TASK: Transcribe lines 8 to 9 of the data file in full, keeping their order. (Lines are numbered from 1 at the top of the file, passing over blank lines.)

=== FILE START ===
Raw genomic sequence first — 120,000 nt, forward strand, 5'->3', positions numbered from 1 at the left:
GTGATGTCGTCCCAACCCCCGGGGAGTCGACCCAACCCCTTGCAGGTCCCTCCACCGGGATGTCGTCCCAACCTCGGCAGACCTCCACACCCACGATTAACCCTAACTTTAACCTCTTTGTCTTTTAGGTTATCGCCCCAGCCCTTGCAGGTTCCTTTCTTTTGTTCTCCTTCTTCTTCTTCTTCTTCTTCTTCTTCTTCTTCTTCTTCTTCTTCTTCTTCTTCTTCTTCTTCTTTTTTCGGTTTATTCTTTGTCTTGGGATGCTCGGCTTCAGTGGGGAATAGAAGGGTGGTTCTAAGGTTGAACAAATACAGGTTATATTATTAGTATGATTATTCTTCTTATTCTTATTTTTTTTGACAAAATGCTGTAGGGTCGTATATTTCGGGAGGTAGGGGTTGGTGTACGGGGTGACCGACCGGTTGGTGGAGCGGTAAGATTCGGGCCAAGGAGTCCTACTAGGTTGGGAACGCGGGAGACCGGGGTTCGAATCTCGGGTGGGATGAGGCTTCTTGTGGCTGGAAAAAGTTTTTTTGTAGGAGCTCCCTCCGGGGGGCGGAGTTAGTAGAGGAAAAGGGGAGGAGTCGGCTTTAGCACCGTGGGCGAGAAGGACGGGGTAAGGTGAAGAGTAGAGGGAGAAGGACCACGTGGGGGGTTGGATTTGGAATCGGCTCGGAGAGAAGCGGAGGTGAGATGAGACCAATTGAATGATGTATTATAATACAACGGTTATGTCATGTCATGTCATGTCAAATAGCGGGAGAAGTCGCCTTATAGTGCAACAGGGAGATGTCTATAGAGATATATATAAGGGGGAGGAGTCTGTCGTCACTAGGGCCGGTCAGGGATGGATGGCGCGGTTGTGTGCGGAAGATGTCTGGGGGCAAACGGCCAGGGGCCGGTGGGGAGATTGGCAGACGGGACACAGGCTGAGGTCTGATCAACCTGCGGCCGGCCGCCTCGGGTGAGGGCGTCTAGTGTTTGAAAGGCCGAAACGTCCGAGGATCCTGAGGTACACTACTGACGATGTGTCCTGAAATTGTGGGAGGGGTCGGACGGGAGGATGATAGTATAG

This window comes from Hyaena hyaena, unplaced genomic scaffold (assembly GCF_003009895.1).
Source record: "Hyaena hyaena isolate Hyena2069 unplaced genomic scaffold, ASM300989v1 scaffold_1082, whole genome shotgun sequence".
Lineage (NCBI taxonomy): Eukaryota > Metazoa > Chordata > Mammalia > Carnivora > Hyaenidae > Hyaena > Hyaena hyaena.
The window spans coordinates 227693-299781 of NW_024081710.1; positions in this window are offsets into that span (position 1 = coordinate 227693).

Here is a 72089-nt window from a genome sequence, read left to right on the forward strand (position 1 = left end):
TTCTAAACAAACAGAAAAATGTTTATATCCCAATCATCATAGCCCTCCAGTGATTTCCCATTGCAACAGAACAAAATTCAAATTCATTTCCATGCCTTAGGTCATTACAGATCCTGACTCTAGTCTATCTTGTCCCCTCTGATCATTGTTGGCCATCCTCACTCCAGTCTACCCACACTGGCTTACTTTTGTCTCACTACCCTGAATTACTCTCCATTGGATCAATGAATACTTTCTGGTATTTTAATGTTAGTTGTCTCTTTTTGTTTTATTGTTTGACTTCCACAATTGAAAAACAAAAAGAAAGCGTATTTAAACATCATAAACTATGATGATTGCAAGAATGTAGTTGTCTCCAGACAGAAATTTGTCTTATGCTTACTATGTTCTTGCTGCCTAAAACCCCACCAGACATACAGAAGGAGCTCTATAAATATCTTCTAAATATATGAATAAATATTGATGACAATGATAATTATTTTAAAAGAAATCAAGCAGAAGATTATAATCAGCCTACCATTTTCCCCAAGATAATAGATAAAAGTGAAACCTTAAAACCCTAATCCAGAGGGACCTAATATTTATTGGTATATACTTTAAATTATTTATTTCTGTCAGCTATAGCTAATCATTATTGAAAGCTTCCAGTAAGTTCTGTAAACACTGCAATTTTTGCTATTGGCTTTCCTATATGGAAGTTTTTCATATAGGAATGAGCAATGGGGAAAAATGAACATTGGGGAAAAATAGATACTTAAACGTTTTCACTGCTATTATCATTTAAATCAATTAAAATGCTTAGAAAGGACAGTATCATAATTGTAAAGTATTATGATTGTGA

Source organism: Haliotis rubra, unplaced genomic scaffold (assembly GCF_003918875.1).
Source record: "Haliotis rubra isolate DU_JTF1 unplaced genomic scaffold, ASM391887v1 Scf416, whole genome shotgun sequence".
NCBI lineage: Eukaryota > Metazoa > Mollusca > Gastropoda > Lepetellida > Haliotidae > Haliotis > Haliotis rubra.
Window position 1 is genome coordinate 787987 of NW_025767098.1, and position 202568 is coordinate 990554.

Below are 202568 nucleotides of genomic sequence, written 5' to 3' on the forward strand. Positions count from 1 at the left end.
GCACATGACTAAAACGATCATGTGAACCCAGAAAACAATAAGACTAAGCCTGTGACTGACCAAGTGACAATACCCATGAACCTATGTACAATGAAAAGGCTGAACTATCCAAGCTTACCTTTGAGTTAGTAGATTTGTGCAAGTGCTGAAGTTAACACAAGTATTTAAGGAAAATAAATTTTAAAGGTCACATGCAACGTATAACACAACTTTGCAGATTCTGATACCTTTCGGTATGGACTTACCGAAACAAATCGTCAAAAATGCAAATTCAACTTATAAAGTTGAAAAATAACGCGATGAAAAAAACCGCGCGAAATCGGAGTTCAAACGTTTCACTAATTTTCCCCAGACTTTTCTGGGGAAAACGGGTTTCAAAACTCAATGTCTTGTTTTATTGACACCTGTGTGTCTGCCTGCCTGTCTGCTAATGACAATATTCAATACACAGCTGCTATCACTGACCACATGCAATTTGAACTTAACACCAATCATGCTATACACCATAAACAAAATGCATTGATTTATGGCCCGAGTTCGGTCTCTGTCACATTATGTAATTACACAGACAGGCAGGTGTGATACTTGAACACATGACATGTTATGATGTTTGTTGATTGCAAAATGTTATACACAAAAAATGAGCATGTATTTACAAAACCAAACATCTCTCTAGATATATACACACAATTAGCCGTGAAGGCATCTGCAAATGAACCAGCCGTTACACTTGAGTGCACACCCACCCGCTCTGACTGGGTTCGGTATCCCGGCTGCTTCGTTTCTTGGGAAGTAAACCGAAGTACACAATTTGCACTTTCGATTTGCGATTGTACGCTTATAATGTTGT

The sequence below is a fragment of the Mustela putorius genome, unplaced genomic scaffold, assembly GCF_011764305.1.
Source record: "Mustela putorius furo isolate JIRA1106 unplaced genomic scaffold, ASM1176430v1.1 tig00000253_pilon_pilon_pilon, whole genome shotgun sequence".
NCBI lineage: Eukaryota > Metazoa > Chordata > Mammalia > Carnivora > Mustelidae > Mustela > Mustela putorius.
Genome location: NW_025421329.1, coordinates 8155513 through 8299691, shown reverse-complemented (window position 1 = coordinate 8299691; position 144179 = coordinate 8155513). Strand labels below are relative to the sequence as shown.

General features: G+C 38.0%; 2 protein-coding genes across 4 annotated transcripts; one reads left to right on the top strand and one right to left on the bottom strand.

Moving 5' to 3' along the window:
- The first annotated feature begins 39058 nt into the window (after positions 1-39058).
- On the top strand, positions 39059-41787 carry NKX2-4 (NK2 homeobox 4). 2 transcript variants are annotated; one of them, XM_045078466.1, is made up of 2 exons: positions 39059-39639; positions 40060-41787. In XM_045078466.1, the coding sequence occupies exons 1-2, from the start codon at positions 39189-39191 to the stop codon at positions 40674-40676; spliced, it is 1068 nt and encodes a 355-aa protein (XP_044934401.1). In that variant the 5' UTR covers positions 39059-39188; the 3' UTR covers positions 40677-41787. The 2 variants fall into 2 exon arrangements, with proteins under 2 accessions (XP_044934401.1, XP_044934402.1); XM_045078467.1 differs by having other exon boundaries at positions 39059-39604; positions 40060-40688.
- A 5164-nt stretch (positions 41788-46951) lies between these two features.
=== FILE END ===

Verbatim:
TTCTAAACAAACAGAAAAATGTTTATATCCCAATCATCATAGCCCTCCAGTGATTTCCCATTGCAACAGAACAAAATTCAAATTCATTTCCATGCCTTAGGTCATTACAGATCCTGACTCTAGTCTATCTTGTCCCCTCTGATCATTGTTGGCCATCCTCACTCCAGTCTACCCACACTGGCTTACTTTTGTCTCACTACCCTGAATTACTCTCCATTGGATCAATGAATACTTTCTGGTATTTTAATGTTAGTTGTCTCTTTTTGTTTTATTGTTTGACTTCCACAATTGAAAAACAAAAAGAAAGCGTATTTAAACATCATAAACTATGATGATTGCAAGAATGTAGTTGTCTCCAGACAGAAATTTGTCTTATGCTTACTATGTTCTTGCTGCCTAAAACCCCACCAGACATACAGAAGGAGCTCTATAAATATCTTCTAAATATATGAATAAATATTGATGACAATGATAATTATTTTAAAAGAAATCAAGCAGAAGATTATAATCAGCCTACCATTTTCCCCAAGATAATAGATAAAAGTGAAACCTTAAAACCCTAATCCAGAGGGACCTAATATTTATTGGTATATACTTTAAATTATTTATTTCTGTCAGCTATAGCTAATCATTATTGAAAGCTTCCAGTAAGTTCTGTAAACACTGCAATTTTTGCTATTGGCTTTCCTATATGGAAGTTTTTCATATAGGAATGAGCAATGGGGAAAAATGAACATTGGGGAAAAATAGATACTTAAACGTTTTCACTGCTATTATCATTTAAATCAATTAAAATGCTTAGAAAGGACAGTATCATAATTGTAAAGTATTATGATTGTGA

Source organism: Haliotis rubra, unplaced genomic scaffold (assembly GCF_003918875.1).